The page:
2. ^ "Gold & Platinum - RIAA". RIAA. Retrieved 4 October 2018.
  3. ^ "MightyLee – Beef Ain't Never Squashed (Remix) (Feat Flow) [Music Video]". Young Money Fansite. May 21, 2015. Retrieved January 30, 2019.
  4. ^,on%20the%20Billboard%20Top%20R%26B%20Albums%20in%201997.
  5. ^ "Gold & Platinum - June 06, 2010". RIAA. Retrieved 2010-06-06.
  6. ^ Birchmeier, Jason (2008). "Lil Wayne – Biography". Allmusic. Retrieved January 30, 2019.
  7. ^ "The Hot Boys – Billboard Albums". Allmusic. Retrieved January 30, 2019.
  8. ^ "The Hot Boys – Billboard Singles". allmusic. Retrieved January 30, 2019.
  9. ^ "Rap News Network - Hip-Hop News: Hot Boy Turk Sentenced To 12 Years In Officer Shooting". Retrieved January 30, 2019.
  10. ^ "AllHipHop » EXCLUSIVE: Hot Boy Member Turk Released From Prison After Nine Years". AllHipHop. April 27, 2006. Retrieved January 30, 2019.
  11. ^ "B.G., Lil Wayne Confirm Hot Boys Reunion". Baller Status. October 8, 2007. Retrieved January 30, 2019.
  12. ^ "Hot Boys Information and History". LilWayneHQ. Retrieved January 30, 2019.
  13. ^ "Hot Boyz Rapper Turk Released From Prison After Nine Years". Vibe. October 12, 2012. Retrieved January 30, 2019.
  14. ^ "B.G. Arrested For Gun Charge In New Orleans". HipHopDX. November 6, 2009. Retrieved January 30, 2019.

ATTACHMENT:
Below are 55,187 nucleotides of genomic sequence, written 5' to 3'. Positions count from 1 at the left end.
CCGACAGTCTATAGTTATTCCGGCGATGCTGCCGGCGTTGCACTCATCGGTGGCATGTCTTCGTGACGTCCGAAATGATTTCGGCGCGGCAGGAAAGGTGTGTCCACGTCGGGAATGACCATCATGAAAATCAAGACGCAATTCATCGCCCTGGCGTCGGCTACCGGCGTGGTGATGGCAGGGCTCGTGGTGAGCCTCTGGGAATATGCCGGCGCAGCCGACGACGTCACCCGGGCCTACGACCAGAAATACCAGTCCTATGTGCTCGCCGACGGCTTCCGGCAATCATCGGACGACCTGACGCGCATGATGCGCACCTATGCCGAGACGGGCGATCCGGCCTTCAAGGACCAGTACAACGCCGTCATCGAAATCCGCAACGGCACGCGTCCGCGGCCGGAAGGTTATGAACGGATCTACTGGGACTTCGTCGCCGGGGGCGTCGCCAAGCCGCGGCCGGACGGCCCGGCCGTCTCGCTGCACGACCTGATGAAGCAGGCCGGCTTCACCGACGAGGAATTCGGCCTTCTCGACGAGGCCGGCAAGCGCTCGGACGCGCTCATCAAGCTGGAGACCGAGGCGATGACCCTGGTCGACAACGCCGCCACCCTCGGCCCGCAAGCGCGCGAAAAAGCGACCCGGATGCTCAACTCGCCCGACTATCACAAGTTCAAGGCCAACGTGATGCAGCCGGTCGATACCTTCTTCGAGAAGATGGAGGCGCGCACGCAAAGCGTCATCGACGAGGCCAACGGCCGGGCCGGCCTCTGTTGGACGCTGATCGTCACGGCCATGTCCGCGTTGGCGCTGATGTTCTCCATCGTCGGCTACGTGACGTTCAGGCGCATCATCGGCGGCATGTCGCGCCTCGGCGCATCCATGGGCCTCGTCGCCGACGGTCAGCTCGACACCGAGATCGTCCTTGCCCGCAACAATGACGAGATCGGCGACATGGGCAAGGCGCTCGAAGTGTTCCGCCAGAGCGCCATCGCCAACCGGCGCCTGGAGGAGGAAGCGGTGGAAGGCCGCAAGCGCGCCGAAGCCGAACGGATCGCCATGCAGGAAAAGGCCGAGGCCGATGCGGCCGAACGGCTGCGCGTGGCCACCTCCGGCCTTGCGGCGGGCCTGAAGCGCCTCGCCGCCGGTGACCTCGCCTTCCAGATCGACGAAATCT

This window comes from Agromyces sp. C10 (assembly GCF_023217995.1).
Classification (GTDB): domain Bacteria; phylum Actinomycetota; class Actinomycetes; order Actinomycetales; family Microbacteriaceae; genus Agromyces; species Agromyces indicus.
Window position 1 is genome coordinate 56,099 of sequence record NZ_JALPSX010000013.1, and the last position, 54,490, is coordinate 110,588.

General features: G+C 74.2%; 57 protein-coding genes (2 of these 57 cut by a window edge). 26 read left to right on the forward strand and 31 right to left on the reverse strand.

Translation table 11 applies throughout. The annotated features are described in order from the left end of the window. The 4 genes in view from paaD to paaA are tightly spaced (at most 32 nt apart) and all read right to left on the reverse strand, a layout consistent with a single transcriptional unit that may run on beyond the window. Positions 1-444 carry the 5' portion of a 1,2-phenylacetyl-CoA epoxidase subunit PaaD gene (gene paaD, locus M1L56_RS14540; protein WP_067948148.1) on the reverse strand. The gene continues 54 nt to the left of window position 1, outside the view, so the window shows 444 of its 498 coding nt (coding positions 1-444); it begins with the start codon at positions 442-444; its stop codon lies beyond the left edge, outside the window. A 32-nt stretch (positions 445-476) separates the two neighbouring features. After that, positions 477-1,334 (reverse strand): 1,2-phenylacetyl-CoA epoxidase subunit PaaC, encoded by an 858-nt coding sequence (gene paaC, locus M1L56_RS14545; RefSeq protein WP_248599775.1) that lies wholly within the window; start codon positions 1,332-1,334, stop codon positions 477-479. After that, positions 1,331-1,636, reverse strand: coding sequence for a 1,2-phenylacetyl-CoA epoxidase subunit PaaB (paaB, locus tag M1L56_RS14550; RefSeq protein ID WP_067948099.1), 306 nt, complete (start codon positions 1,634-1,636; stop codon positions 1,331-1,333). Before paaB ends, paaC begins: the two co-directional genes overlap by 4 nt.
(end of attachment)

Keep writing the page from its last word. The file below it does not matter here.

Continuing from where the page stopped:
15. ^ Brendan McCarthy (July 18, 2012). "B.G. sentenced to 14 years in federal prison". The Times-Picayune. Retrieved January 30, 2019.
  16. ^ "Zip It Remix". SoundCloud. Retrieved January 30, 2019.
  17. ^ Daniel Kreps (July 8, 2015). "Lil Wayne Plots Hot Boys Reunion at New Orleans Fest". Rolling Stone. Retrieved January 30, 2019.
  18. ^ "The Hot Boys Album & Song Chart History". Billboard 200 for The Hot Boys. Prometheus Global Media. Retrieved July 21, 2011.
  19. ^ "The Hot Boys Album & Song Chart History". Billboard R&B/Hip-Hop Albums for The Hot Boys. Prometheus Global Media. Retrieved July 21, 2011.
  20. ^ "American certifications – The Hot Boys – Guerrilla Warfare". Recording Industry Association of America. Retrieved July 21, 2011.
  21. ^ "The Hot Boys Album & Song Chart History". Billboard Hot 100 for The Hot Boys. Prometheus Global Media. Retrieved July 21, 2011.
  22. ^ "The Hot Boys Album & Song Chart History". Billboard R&B/Hip-Hop Songs for The Hot Boys. Prometheus Global Media. Retrieved July 21, 2011.
  23. ^ "allmusic ((( The Hot Boys > Charts & Awards > Billboard Singles )))". AllMusic. Rovi Corporation. Retrieved July 21, 2011.

External links[edit]

  • "Billboard". Nielsen Business Media, Inc. 31 October 2009. Retrieved 4 October 2018 – via Google Books.